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FTSE 100 Live | Stocks motor with US seen higher after robust data

Published Sep 14, 2023 14:18 Updated Sep 14, 2023 14:40
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FTSE 100 Live: Stocks motor with US seen higher after robust data
 
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Proactive Investors -

US futures extend gains after robust data

The FTSE 100 has brought up its century with plenty going in the market at the moment, with the ECB rate increase, the policy support moves in China plus a raft of US data as well.

Somethng for everyone in the US figures which show inflationary pressures are not going away anywehere fast but that the economy is holding up despite the interest rate rises.

Starting with wholesale prices figures - and producer prices picked up by more-than-expected in August, according to the latest figures from the US Bureau of Labor Statistics.

The producer price index for final demand rose by 1.6% on an annual basis in August, accelerating from a 0.8% increase in July, above the 1.2% according to FXStreet-cited consensus.

On a monthly basis, producer prices rose by 0.7, picking up from a 0.4% rise in July from June, ahead of expectations for the rate to hold steady at 0.4%.

But the jobs market remains robust. New claims for US employment support rose in the most recent week, but came in lower than expectations.

Data from the US Department of Labor, showed initial jobless claims totalled 220,000 in the week ending September 9, up from the previous week's revised level of 217,000 in the previous week.

Meanwhile, consumer spending held up with retail sales in August up by 0.6% month-on-month, picking up from a 0.5% the month before, and ahead of the 0.2% consensus.

Markets seemed to have liked the robust nature of the data and futures have extended gains across the pond.

Euro tanks after ECB signals pause in rate rises

The euro has taken a tumble after the ECB decision, down 0.5% against the dollat $1.0680.

Capital Economics thinks the ECB’s decision to raise interest rates by a further 25bp today probably brings the current tightening cycle to an end.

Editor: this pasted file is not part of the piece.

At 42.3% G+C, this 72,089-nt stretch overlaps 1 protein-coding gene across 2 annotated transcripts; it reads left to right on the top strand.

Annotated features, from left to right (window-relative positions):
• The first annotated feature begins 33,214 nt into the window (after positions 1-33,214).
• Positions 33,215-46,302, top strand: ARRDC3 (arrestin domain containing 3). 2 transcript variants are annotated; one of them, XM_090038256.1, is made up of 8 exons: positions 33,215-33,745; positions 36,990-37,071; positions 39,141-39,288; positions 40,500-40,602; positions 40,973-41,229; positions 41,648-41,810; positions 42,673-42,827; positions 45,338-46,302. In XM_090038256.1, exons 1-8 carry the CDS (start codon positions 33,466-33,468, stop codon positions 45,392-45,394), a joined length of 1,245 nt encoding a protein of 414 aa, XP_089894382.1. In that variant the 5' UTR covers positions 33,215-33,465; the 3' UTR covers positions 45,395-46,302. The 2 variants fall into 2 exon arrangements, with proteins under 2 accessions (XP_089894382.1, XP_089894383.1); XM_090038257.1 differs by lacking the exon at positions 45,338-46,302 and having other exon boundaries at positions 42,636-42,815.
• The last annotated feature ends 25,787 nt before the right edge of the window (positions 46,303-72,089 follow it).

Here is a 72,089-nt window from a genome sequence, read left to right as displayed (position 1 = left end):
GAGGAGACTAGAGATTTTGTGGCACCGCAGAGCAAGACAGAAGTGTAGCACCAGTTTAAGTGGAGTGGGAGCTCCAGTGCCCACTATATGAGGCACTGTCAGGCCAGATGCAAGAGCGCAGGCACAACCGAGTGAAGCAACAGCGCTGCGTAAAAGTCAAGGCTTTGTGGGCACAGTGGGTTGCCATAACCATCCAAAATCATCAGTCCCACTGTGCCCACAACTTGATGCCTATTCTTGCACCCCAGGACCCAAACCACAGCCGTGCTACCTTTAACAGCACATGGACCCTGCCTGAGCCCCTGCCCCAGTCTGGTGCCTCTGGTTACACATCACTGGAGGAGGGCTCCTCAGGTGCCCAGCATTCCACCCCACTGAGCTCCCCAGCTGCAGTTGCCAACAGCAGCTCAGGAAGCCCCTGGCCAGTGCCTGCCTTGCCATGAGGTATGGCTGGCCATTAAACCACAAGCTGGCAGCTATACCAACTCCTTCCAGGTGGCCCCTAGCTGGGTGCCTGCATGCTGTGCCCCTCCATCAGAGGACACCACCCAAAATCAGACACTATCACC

"But given the strength of underlying inflation, we expect rates to remain at this level for at least a year even though the economy seems to be heading for a recession," the economics bureau added.

ING's Carsten Brzeski said looking ahead "a further weakening of the economy and more traction in a disinflationary trend will make it very hard to find arguments for yet another rate hike before the end of the year."

"The remark in the official communication that “based on its current assessment, the Governing Council considers that the key ECB interest rates have reached levels that, maintained for a sufficiently long duration, will make a substantial contribution to the timely return of inflation to the target” shows that today’s rate hike looks like the last," he said.

"Today’s hike isn't only a credibility booster, it will also be the last in the current cycle," he reckons.

ECB lifts interest rates to all-time high

The European Central Bank has increased interest rates by 25 basis points to an all-time high in a bid to tame inflation but hinted the monetary policy tightening cycle was close to an end.

Deutsche Bank (ETR:DBKGn) chief european economist, Mark Wall said: "In the end, the ECB decided to hike again. A lingering pause is being signalled, but it’s a low conviction pause. The ECB has retained the option to hike further if necessary. There is no declaration of victory on inflation.”

"The rate increase today reflects the Governing Council's assessment of the inflation outlook in light of the incoming economic and financial data, the dynamics of underlying inflation, and the strength of monetary policy transmission," the ECB said in its policy statement.

It added that, based on its current assessment, it believes interest rates have reached levels that, when maintained for a "sufficiently long duration", will make a "substantial contribution to the timely return of inflation to the target."

Thursday's decision by the ECB Governing Council took the interest rate on the main refinancing operations, the marginal lending facility, and the deposit facility to 4.50%, 4.75% and 4.00%, respectively.

It means the Frankfurt-based central bank has hiked its policy rates by a cumulative 450 basis points during the current tightening cycle.

The September ECB staff macroeconomic projections for the euro area now see average inflation at 5.6% in 2023, 3.2% in 2024 and 2.1% in 2025.

This represents an upward revision for 2023 and 2024 and a downward revision for 2025 which had predicated average inflation at 5.4%, 3.0%, and 2.2%, respectively.

Rics survey bad, but not horrific says Berenberg

Berenberg economist Kallum Pickering thinks although today’s figures from Rics are bad, they are not horrific, and do not indicate that the peak-to-trough decline will be greater than previously feared.

“We expect house prices to bottom early next year before momentum gradually improves in 2024 and 2025 on the back of a broader economic recovery, further falls in mortgage rates and rising real incomes,” Pickering said.

“However, the recovery in demand and transactions may be more restrained than in previous housing market cycles,” he added.

“The situation is bad now and will likely get worse. But a full-blown housing crisis remains a far-off prospect, in our view,” he said.

Unlike in 2008, the UK banking sector is well capitalised and properly regulated, and household debt levels are manageable.

Any suggestions that the housing market or economy face a genuine crisis are thus far overblown, in Pickering’s opinion.

Read more on Proactive Investors UK

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FTSE 100 Live | Stocks motor with US seen higher after robust data
 

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